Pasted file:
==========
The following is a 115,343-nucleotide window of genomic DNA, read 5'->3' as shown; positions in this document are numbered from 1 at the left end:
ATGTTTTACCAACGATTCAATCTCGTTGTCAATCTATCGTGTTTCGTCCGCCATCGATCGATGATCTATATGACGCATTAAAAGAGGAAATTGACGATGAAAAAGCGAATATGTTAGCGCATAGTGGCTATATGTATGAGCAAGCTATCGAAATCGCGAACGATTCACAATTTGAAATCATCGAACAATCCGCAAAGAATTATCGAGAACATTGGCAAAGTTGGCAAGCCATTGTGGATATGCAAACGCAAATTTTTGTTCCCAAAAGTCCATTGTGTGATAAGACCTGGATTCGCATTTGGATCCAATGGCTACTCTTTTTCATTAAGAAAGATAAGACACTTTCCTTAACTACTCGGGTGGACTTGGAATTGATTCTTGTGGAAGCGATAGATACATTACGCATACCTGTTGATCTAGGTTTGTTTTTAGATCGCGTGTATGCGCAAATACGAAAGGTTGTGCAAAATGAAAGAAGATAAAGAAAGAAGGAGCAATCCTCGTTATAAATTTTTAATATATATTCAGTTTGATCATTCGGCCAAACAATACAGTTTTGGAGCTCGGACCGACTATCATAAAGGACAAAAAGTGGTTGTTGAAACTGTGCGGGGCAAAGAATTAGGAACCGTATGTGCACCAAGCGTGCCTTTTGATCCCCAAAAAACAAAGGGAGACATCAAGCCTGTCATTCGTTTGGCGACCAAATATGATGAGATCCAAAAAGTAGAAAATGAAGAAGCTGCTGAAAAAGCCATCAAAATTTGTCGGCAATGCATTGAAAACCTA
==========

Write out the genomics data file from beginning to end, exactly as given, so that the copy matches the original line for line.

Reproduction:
The following is a 115,343-nucleotide window of genomic DNA, read 5'->3' as shown; positions in this document are numbered from 1 at the left end:
ATGTTTTACCAACGATTCAATCTCGTTGTCAATCTATCGTGTTTCGTCCGCCATCGATCGATGATCTATATGACGCATTAAAAGAGGAAATTGACGATGAAAAAGCGAATATGTTAGCGCATAGTGGCTATATGTATGAGCAAGCTATCGAAATCGCGAACGATTCACAATTTGAAATCATCGAACAATCCGCAAAGAATTATCGAGAACATTGGCAAAGTTGGCAAGCCATTGTGGATATGCAAACGCAAATTTTTGTTCCCAAAAGTCCATTGTGTGATAAGACCTGGATTCGCATTTGGATCCAATGGCTACTCTTTTTCATTAAGAAAGATAAGACACTTTCCTTAACTACTCGGGTGGACTTGGAATTGATTCTTGTGGAAGCGATAGATACATTACGCATACCTGTTGATCTAGGTTTGTTTTTAGATCGCGTGTATGCGCAAATACGAAAGGTTGTGCAAAATGAAAGAAGATAAAGAAAGAAGGAGCAATCCTCGTTATAAATTTTTAATATATATTCAGTTTGATCATTCGGCCAAACAATACAGTTTTGGAGCTCGGACCGACTATCATAAAGGACAAAAAGTGGTTGTTGAAACTGTGCGGGGCAAAGAATTAGGAACCGTATGTGCACCAAGCGTGCCTTTTGATCCCCAAAAAACAAAGGGAGACATCAAGCCTGTCATTCGTTTGGCGACCAAATATGATGAGATCCAAAAAGTAGAAAATGAAGAAGCTGCTGAAAAAGCCATCAAAATTTGTCGGCAATGCATTGAAAACCTA